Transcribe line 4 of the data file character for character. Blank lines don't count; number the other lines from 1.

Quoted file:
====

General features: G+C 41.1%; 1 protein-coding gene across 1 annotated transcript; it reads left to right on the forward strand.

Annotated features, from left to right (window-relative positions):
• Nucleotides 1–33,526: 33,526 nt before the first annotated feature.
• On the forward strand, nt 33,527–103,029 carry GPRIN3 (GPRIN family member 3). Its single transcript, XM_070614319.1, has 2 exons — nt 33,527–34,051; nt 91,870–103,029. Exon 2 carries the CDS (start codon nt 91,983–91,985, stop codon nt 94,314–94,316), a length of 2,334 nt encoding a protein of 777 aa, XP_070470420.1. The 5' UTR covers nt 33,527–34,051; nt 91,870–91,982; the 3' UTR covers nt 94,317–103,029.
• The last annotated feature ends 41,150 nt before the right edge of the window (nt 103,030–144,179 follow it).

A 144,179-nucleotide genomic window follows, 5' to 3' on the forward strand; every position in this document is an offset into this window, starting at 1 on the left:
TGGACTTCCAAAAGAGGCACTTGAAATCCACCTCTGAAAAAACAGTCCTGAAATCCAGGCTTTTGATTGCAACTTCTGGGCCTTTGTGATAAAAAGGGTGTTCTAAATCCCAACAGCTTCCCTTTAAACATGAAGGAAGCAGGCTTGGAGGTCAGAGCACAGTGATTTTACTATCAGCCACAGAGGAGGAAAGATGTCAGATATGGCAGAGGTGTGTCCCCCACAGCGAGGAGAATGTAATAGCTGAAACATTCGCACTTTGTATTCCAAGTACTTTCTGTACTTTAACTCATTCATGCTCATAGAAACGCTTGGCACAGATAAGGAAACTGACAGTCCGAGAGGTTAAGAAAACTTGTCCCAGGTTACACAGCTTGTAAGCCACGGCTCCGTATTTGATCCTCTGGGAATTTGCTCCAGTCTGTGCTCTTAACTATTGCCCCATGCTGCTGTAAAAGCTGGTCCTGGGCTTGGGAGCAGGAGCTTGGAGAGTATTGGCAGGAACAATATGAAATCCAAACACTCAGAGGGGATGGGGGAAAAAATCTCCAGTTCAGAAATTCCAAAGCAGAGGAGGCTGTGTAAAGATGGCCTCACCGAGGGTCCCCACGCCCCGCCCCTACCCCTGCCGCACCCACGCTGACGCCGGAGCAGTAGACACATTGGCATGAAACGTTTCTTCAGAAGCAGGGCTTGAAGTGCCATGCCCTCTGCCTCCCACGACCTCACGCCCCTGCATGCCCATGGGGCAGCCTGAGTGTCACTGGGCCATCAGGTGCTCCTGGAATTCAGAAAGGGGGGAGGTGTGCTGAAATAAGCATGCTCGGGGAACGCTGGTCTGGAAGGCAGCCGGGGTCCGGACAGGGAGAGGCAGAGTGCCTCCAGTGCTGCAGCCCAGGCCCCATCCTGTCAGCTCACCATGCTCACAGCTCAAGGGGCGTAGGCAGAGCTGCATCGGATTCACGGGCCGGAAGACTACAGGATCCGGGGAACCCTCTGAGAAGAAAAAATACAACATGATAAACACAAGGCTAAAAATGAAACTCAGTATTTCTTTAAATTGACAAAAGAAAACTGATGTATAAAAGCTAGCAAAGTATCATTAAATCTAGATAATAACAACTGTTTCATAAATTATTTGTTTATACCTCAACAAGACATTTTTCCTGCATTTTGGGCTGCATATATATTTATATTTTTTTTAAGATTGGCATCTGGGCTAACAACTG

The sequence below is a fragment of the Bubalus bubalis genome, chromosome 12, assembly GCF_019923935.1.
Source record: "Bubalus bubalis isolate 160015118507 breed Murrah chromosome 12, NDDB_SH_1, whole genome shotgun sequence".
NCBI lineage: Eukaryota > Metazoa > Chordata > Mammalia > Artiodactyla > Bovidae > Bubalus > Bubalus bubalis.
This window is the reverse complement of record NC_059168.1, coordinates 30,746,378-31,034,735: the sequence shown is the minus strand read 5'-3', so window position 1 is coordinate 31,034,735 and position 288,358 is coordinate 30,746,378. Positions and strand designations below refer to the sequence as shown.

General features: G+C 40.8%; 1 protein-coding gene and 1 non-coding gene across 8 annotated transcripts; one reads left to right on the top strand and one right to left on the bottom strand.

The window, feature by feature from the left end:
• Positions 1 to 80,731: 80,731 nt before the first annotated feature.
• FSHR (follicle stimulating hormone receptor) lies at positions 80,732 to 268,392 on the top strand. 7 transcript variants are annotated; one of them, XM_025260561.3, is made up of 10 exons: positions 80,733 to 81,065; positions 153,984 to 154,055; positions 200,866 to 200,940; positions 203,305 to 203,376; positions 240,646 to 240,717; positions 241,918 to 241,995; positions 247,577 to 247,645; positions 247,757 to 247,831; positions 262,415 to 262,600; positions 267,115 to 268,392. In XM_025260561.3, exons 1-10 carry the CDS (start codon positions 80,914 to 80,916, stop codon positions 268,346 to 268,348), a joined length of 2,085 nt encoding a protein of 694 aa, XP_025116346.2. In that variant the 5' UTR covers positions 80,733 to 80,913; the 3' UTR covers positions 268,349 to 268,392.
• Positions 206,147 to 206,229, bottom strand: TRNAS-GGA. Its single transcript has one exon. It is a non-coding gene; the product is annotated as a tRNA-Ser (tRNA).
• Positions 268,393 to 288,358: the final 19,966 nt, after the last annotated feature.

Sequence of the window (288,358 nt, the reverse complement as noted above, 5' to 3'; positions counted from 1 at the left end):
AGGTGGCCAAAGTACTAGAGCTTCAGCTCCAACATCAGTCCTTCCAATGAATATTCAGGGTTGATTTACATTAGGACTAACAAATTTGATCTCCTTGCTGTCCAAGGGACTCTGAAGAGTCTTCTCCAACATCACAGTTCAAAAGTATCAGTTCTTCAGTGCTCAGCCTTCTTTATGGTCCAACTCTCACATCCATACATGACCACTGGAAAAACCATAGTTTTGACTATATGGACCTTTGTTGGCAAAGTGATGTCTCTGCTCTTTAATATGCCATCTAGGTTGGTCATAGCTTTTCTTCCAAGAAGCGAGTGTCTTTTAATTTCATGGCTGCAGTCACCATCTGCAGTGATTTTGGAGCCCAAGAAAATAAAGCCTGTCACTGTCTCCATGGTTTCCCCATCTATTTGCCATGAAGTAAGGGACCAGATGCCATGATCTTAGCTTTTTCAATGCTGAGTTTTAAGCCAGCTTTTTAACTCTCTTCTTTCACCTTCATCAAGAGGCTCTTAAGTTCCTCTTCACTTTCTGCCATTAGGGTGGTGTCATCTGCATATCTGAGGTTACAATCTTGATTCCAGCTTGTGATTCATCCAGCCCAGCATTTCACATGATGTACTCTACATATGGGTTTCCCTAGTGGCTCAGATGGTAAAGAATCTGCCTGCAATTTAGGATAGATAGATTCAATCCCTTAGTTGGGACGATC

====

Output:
• On the forward strand, nt 33,527–103,029 carry GPRIN3 (GPRIN family member 3). Its single transcript, XM_070614319.1, has 2 exons — nt 33,527–34,051; nt 91,870–103,029. Exon 2 carries the CDS (start codon nt 91,983–91,985, stop codon nt 94,314–94,316), a length of 2,334 nt encoding a protein of 777 aa, XP_070470420.1. The 5' UTR covers nt 33,527–34,051; nt 91,870–91,982; the 3' UTR covers nt 94,317–103,029.